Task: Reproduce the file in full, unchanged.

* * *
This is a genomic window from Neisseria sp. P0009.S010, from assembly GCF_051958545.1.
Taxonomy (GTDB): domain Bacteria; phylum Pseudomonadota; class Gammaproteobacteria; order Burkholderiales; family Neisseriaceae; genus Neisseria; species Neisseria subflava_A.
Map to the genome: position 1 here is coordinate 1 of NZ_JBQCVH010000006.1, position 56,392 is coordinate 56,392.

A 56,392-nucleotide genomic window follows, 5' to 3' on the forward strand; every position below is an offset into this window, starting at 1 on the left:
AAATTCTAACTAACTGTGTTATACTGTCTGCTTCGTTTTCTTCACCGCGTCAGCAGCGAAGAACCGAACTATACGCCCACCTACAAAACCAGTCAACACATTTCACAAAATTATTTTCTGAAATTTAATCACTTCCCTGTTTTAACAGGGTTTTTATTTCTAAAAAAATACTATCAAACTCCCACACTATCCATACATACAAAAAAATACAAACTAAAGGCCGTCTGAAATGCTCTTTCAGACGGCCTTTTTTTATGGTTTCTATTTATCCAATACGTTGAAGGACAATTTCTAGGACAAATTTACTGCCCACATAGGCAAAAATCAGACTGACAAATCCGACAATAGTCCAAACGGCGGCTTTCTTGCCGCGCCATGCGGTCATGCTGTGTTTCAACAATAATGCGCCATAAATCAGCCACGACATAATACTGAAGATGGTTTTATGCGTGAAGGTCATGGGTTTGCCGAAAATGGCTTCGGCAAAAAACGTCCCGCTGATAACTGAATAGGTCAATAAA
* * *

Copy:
This is a genomic window from Neisseria sp. P0009.S010, from assembly GCF_051958545.1.
Taxonomy (GTDB): domain Bacteria; phylum Pseudomonadota; class Gammaproteobacteria; order Burkholderiales; family Neisseriaceae; genus Neisseria; species Neisseria subflava_A.
Map to the genome: position 1 here is coordinate 1 of NZ_JBQCVH010000006.1, position 56,392 is coordinate 56,392.

A 56,392-nucleotide genomic window follows, 5' to 3' on the forward strand; every position below is an offset into this window, starting at 1 on the left:
AAATTCTAACTAACTGTGTTATACTGTCTGCTTCGTTTTCTTCACCGCGTCAGCAGCGAAGAACCGAACTATACGCCCACCTACAAAACCAGTCAACACATTTCACAAAATTATTTTCTGAAATTTAATCACTTCCCTGTTTTAACAGGGTTTTTATTTCTAAAAAAATACTATCAAACTCCCACACTATCCATACATACAAAAAAATACAAACTAAAGGCCGTCTGAAATGCTCTTTCAGACGGCCTTTTTTTATGGTTTCTATTTATCCAATACGTTGAAGGACAATTTCTAGGACAAATTTACTGCCCACATAGGCAAAAATCAGACTGACAAATCCGACAATAGTCCAAACGGCGGCTTTCTTGCCGCGCCATGCGGTCATGCTGTGTTTCAACAATAATGCGCCATAAATCAGCCACGACATAATACTGAAGATGGTTTTATGCGTGAAGGTCATGGGTTTGCCGAAAATGGCTTCGGCAAAAAACGTCCCGCTGATAACTGAATAGGTCAATAAA